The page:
Battery Life to Minimum Device Supply Voltage

Table 10 shows that when all transmitter power restrictions are removed, the MAX1472 directly connected to the battery provides the longest battery life (102.77 hours). However, its Tx power drops below +8dBm at the low end of its voltage range. The MAX1472 and MAX1947 combination provides 87 hours of battery life, which is 85% of the lifetime attained with the MAX1472 alone. The MAX7060 maintains at least +9dBm of transmitter power, but provides 66.78 hours of battery life (about 77% of the MAX1472 and MAX1947 combination) because it is designed for higher Tx power and uses a less efficient way to achieve constant Tx power.
Table 10. Battery Life Comparison over Full Voltage Range
Battery Voltage Range (V) Incremental Battery Capacity Used (mAh) Current in mA MAX1472, 2.7V +10dBm Match Calculated Battery Life (h) Current in mA MAX1472 and MAX1947 Calculated Battery Life (h) Current in mA MAX7060, 2.7V +10dBm Match Calculated Battery Life (h)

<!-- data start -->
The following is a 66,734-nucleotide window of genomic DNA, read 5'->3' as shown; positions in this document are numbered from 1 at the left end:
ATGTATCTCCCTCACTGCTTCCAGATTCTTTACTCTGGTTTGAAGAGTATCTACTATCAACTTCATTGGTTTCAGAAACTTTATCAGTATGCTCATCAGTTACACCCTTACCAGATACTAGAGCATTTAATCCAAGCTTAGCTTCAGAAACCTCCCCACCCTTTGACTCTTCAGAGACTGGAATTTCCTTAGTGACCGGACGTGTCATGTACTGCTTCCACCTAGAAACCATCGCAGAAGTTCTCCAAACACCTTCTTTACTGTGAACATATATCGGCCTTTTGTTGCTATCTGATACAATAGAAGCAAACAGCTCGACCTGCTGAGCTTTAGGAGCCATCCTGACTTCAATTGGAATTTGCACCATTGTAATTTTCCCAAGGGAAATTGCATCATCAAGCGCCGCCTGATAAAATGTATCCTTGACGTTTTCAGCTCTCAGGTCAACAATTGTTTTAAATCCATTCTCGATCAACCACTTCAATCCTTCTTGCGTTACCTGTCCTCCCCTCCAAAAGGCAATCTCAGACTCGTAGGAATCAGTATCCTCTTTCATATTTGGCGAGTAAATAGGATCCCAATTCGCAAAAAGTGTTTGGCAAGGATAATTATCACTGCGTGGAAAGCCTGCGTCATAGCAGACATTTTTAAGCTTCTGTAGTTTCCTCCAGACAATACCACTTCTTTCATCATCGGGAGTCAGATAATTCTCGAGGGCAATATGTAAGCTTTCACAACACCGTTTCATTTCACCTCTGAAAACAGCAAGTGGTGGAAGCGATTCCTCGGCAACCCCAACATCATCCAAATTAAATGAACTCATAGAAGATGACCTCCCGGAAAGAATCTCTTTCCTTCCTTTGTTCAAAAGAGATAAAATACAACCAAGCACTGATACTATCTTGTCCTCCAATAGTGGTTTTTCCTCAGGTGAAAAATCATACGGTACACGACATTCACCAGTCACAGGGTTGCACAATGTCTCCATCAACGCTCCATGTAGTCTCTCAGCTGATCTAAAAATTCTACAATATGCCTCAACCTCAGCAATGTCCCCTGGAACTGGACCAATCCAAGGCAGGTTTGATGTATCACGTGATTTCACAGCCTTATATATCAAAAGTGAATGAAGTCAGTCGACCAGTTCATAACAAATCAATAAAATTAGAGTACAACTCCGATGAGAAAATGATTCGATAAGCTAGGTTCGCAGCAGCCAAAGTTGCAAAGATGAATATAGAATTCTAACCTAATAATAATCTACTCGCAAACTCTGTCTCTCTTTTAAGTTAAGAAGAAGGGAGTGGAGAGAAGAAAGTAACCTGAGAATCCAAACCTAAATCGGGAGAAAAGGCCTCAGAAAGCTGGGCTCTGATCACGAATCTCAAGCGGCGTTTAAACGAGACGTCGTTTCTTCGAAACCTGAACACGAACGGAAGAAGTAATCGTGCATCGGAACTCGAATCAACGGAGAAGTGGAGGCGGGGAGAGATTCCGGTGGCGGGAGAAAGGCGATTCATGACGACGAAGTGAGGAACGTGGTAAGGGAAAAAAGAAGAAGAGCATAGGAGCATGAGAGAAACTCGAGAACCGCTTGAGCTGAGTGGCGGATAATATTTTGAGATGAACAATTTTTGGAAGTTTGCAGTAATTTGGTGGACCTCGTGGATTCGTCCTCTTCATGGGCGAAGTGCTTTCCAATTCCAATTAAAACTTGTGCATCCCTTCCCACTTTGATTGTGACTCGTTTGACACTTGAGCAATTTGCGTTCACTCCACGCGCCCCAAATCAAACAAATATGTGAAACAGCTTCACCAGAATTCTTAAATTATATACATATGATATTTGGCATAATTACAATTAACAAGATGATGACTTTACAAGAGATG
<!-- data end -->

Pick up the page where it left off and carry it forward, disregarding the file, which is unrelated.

3.0 to 2.7 100 10.15 9.85 9.81 10.20 14.72 6.80
2.7 to 2.4 350 9.20 38.04 11.13 31.45 14.03 24.96
2.4 to 2.1 450 8.20 54.88 12.80 35.17 12.85 35.03
2.1 to 1.8 150     14.73 10.19    
Useful Battery Life (Hrs) 102.77   87.00     66.78
These measurements show that adding a step-up DC-DC converter to a simple ISM transmitter like the MAX1472 can maintain constant transmit power (within 0.5dB) over a wide battery voltage range, while sacrificing just 15% of battery life compared to a simple MAX1472 transmitter whose Tx power drops by 4dB over the battery lifetime. Given that most applications for these transmitters have duty cycles that are so low that the standby current in the device accounts for a significant part of the battery life, the practical reduction in battery life is likely to be even lower.